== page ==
Kona Unit-X: 32 front, 10-51 rear. 0.62. This bike has a lower flat road (or shallow downhill) top speed. At a fast 100 rpm cadence: 25 mph / 40 kph. Just 20 mph / 32 kph at 80 rpm. A little low for day rides without a load, on paved roads.

The comparison page shows top speeds. 28 mph for the Kona. But that's 110 rpm, very fast. A short sprint cadence.

Last edited by rm -rf; 04-30-22 at 10:47 AM.
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Old 04-30-22, 10:15 AM
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Originally Posted by rm -rf View Post
Here's your comparison link: 8 different bikes compared

Are you sure you must have flat bars? Drop bars with the bar top up near the saddle height can be very comfortable, and give you more hand positions, very nice on a long day's ride.

Are you bringing camping gear, and going for more than a couple of days? Panniers front and rear, or bikepacking bags?

Touring / bike packing needs low gearing. Divide the front gear by the largest rear to get a ratio. For me, I'd want less than 0.9 at the minimum. That would be a good range for climbing very steep paved roads (like 18% or more) without a load. With a load, or on gravel, I'd want even lower.


Checking a couple of these at random:
KTM X-Strada: 38 front, 11-42 rear. The 38 front-42 rear lowest gear is 0.86.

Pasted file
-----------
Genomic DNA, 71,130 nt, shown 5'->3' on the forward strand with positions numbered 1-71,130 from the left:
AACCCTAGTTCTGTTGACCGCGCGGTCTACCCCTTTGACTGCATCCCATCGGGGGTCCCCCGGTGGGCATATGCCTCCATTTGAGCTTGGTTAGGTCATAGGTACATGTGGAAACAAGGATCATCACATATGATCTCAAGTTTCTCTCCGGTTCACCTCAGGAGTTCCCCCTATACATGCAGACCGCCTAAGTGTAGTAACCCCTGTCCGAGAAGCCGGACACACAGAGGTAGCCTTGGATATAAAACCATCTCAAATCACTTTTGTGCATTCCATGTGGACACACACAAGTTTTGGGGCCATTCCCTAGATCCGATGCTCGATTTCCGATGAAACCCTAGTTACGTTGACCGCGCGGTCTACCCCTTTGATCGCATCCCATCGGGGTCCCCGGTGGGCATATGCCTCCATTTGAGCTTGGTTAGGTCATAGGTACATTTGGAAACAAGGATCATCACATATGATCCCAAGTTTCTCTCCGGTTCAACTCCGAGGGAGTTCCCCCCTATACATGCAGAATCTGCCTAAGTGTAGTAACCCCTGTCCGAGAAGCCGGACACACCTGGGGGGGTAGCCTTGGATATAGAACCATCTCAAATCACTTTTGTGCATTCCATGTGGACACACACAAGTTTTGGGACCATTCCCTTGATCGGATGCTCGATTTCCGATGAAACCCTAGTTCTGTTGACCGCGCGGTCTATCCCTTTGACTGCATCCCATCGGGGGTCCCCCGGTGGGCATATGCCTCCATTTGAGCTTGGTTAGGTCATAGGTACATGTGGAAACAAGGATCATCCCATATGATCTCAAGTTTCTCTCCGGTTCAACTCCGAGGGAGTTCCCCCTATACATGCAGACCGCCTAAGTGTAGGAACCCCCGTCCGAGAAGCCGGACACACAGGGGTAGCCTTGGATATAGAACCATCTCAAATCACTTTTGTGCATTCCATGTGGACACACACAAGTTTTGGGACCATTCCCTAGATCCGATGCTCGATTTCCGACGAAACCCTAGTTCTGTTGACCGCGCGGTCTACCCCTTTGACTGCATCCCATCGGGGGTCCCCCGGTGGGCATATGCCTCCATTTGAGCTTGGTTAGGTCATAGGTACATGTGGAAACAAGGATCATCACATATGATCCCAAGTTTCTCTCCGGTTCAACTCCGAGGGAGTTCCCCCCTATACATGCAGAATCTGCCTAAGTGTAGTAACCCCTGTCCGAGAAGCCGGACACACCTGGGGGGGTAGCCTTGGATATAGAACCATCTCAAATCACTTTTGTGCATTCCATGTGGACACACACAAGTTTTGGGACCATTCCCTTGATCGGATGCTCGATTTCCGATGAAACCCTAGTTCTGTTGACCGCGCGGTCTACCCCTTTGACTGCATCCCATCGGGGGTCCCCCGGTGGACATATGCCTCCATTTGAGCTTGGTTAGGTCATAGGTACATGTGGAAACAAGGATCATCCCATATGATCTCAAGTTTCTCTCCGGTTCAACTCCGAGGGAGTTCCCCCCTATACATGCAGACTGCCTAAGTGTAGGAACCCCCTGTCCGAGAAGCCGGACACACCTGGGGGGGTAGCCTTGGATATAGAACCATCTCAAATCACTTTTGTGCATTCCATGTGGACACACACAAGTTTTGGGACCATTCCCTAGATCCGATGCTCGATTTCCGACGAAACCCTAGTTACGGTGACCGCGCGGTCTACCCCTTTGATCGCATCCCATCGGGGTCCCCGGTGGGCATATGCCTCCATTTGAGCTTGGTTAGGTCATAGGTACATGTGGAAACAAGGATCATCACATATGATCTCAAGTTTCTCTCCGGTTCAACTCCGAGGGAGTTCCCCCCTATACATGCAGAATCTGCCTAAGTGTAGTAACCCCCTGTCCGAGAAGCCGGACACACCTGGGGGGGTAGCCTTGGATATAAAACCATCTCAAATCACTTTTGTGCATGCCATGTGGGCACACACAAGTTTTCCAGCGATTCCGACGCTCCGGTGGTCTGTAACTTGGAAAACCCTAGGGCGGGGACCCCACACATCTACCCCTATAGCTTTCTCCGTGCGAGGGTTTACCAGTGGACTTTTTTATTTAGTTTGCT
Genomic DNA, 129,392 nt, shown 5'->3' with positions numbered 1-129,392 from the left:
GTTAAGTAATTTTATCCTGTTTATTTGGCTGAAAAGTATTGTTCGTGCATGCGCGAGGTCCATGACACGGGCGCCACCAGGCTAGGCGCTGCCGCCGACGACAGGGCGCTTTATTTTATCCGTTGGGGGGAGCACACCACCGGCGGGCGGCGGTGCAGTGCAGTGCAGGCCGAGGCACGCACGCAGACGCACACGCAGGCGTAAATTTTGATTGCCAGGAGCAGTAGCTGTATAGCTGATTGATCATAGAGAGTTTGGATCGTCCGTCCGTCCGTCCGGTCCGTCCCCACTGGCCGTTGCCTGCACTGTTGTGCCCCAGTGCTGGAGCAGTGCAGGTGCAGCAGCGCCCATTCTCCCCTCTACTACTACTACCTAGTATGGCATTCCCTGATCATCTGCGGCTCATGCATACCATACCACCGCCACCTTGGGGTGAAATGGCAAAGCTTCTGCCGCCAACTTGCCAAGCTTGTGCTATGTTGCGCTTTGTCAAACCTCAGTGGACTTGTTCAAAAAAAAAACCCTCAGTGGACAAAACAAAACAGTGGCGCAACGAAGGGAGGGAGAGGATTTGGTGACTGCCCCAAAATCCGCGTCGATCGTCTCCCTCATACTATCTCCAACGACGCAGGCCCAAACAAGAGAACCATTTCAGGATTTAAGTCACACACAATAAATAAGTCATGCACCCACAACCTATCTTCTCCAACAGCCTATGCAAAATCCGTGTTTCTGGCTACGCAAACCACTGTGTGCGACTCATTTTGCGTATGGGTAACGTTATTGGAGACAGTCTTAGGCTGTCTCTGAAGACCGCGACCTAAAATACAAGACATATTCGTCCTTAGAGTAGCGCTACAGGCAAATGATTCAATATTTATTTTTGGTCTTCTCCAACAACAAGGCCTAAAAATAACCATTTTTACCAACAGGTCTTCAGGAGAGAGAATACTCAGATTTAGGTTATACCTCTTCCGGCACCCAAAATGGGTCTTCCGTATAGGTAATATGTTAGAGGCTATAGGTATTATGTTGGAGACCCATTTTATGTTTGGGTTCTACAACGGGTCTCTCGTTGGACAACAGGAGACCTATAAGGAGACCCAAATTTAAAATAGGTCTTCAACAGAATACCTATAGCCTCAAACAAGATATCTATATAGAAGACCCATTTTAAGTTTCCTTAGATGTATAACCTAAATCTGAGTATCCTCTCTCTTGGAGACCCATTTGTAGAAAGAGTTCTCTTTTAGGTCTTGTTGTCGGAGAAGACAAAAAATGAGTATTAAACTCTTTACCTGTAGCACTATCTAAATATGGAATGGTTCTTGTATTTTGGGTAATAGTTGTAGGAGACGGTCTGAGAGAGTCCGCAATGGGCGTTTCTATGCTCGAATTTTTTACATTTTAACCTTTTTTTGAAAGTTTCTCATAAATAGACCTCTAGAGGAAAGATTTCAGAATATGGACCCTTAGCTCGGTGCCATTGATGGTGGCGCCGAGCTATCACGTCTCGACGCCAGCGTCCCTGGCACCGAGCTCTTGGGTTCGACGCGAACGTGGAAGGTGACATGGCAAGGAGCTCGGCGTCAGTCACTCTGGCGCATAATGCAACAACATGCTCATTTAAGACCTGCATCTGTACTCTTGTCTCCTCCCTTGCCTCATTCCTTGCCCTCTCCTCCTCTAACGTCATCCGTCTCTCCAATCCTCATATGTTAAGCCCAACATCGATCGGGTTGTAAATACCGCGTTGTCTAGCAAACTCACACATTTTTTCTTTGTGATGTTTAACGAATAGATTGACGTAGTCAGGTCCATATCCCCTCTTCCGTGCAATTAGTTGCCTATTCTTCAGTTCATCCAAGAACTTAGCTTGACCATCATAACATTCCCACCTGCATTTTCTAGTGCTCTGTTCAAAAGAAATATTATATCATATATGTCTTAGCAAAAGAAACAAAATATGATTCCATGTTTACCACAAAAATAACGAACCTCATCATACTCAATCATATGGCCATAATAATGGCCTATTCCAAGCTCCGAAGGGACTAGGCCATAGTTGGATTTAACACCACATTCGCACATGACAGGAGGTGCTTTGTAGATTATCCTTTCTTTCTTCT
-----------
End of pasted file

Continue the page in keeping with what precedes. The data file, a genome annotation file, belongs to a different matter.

Giant ToughRoad: 32 / 44 front, 11-42 rear. That 32front-42rear is 0.76. Not bad.

Kona Unit-X: 32 front, 10-51 rear. 0.62. This bike has a lower flat road (or shallow downhill) top speed. At a fast 100 rpm cadence: 25 mph / 40 kph. Just 20 mph / 32 kph at 80 rpm. A little low for day rides without a load, on paved roads.
Excellent. You said this way better than I could. For long days in the saddle, regular drop bars make great sense.
Personally, I like the Giant best, with its double-front chainrings and panniers.
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Old 04-30-22, 10:53 AM
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Originally Posted by headwind15 View Post
I do not recommend that you let someone on this forum decide what bike you should buy. Different bikes have different fit/ RE; reach and seat to handlebar offset, height differentiation/ different steering characteristics Don't buy A bike because I like it, Buy a bike because you like it. Ya dig?